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A lesson learned when I was questioned about a murder

Updated: May 17, 2021

Whilst my blog pieces are generally light-hearted, I would like to say that there was nothing humorous about the incident which led to me meeting an experienced member of the FBI a number of years ago.

If you’ve ever had your door knocked on an early morning by the police, then you’ll know it’s a distinctive sound that seems to tap out ‘Op-en-up-its-the-cops’ so you are in no doubt who is on the other side. Nor do you think it’s anything other than ominous.

And so, it was on that Sunday morning around 7.40am, in my alcohol-free campus’ dormitory room that I quickly rose from my slumber; but slowly edged to the door.

Panic started to wave over me, as my eyes darted quickly to the dirty secret in the wardrobe. I pushed against its handle just to be sure it was fully closed before going to the door of my room and opening it ever so slightly.

As feared, two eager beaver members of the local constabulary were standing there. I looked into their faces and then down to the ground.

‘Have you seen….’ I didn’t hear the words after that as the pounding in my heart reached its crescendo drowning them out in a wave of relief.

‘ I haven’t.’ I exhaled.

‘She’s gone missing. Let us know if you do see her.’

‘Ok...’ I said, closing the door, opening the wardrobe on my way back to the bed to verify that the empty 6-pack of beer cans were still neatly hidden in the rear. Safe and sound for now before I’d later discretely take them off the college property and dump in a town trash can.

It’s extremely embarrassing now looking back. It shows a total lack of insight and disregard for another’s safety and wellbeing that, in that moment, with law enforcement officers right outside, that I so quickly got back under the sheets and went to sleep thinking that the only important thing was that I had not been rumbled for drinking beer in a puritanical environment.

It was a few hours later when the body was discovered, about 200 yards away from where I lay, hidden under leaves in amongst the trees.

I didn’t know her. I knew of her. I had seen her once or twice in passing but that was about it. It was still a shock of course, but mostly because thoughts moved on to who did it!

Like any good murder-mystery, there was a host of suspects and a myriad of circumstantial events that would allow for several wild goose chases and even wilder imaginings.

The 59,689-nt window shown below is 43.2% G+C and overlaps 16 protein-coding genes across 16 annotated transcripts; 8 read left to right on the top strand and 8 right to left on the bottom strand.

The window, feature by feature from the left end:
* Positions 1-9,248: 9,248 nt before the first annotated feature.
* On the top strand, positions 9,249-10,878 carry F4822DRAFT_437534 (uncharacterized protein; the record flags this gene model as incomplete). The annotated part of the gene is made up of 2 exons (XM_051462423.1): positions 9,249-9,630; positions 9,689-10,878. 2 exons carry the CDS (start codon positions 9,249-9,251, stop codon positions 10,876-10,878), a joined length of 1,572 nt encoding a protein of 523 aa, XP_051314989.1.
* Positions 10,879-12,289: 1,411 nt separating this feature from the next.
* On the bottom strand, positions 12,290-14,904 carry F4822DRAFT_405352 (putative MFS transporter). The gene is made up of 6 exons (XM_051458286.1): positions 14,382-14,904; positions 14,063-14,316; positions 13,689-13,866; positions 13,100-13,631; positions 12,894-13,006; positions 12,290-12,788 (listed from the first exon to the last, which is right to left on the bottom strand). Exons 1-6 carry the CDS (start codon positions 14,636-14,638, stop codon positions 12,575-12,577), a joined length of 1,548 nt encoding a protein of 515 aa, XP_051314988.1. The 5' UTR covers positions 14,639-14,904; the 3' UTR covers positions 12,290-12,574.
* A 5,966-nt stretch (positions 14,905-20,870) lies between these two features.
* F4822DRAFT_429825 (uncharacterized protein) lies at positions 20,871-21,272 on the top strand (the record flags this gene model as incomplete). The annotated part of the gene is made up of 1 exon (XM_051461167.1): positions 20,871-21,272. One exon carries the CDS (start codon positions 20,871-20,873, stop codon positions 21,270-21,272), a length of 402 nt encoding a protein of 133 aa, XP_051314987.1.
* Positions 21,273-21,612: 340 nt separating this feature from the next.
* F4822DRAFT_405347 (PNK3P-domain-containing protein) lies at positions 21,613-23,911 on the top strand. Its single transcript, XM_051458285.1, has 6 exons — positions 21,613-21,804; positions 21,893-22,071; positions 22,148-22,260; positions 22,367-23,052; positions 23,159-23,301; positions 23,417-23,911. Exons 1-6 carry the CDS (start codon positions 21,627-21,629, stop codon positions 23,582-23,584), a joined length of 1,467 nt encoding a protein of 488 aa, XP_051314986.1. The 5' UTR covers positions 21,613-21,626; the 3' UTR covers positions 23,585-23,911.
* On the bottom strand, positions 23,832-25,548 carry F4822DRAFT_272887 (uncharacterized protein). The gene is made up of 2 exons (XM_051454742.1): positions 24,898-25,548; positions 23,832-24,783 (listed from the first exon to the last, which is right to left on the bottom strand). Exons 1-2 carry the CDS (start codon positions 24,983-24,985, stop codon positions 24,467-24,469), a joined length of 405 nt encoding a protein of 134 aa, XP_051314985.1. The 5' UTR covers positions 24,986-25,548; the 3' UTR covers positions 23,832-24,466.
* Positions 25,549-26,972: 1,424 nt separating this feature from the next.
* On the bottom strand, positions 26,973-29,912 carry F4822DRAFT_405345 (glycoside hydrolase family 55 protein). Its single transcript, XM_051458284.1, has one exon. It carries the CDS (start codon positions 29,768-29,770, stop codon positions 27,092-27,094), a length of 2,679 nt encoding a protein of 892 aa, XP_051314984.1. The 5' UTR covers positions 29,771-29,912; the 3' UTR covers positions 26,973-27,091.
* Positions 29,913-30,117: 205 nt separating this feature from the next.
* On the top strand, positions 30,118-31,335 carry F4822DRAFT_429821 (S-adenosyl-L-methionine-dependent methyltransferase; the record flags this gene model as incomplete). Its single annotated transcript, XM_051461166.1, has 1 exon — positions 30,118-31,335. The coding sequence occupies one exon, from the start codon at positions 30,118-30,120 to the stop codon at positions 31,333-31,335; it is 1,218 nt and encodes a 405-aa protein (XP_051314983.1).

I won’t deal with them now, I’ll save for another time and place, but the investigation of which I was a very small part of did leave with me a number of insights that have stayed with me, the most important of which came at the end of a relatively brief- thirty minutes or so- Q&A with a senior Federal Bureau of Investigation agent.

It was him asking the questions and me providing what limited answers I could.

I had nothing to fear now that illicit alcohol consumption was not on the agenda, but it was still a little tense despite that. The very fact that you are sitting across the table from someone who’s sole mission is to quickly work out whether you are honest or not when we all have some secret to hide does raise the stakes.

It was his ‘Colombo’ moment that threw me. Just as Peter Falk’s character in the eponymous TV detective series did so well and so often to those under suspicion.

As we were concluding the statement giving and we both visibly relaxed, the officer said:

‘Oh... just one more thing…what haven’t you told me?’

My mind melted in what I imagine was something like Edvard Munch’s ‘The Scream’.

What haven’t I told him? What haven’t I told him? What’s he getting at? What does he know? Is he going to arrest me right now? Am I going to jail for the rest of my life? Am I going to get the chair?

I became a bumbling idiot in a split second.

‘Ahh... well…I…I…you see…umm…I…well…’

It took me a few moments to regain my composure, but I was totally rattled.

‘Nothing… I… no… there’s nothing.’

He smiled and wrapped up proceedings thanking me for my time.

About three minutes later while he was interviewing the next potential witness, I was back knocking on his door having just remembered something that I hadn’t told him, which thankfully he said he already knew.

In my work now as a solicitor I will often use the tactic of summing up first interviews with that killer question – what haven’t you told me?

However, its useful for so many interactions that we have in life where people, companies, politicians are trying to varying degrees to manipulate us to always seek to ask and have answered – what are you NOT telling me?

Stop looking only at what information you are being provided with freely – instead, focus on digging deeper and get the full picture. That’s the only way you’ll know you have the truth, the whole truth and nothing but the truth.

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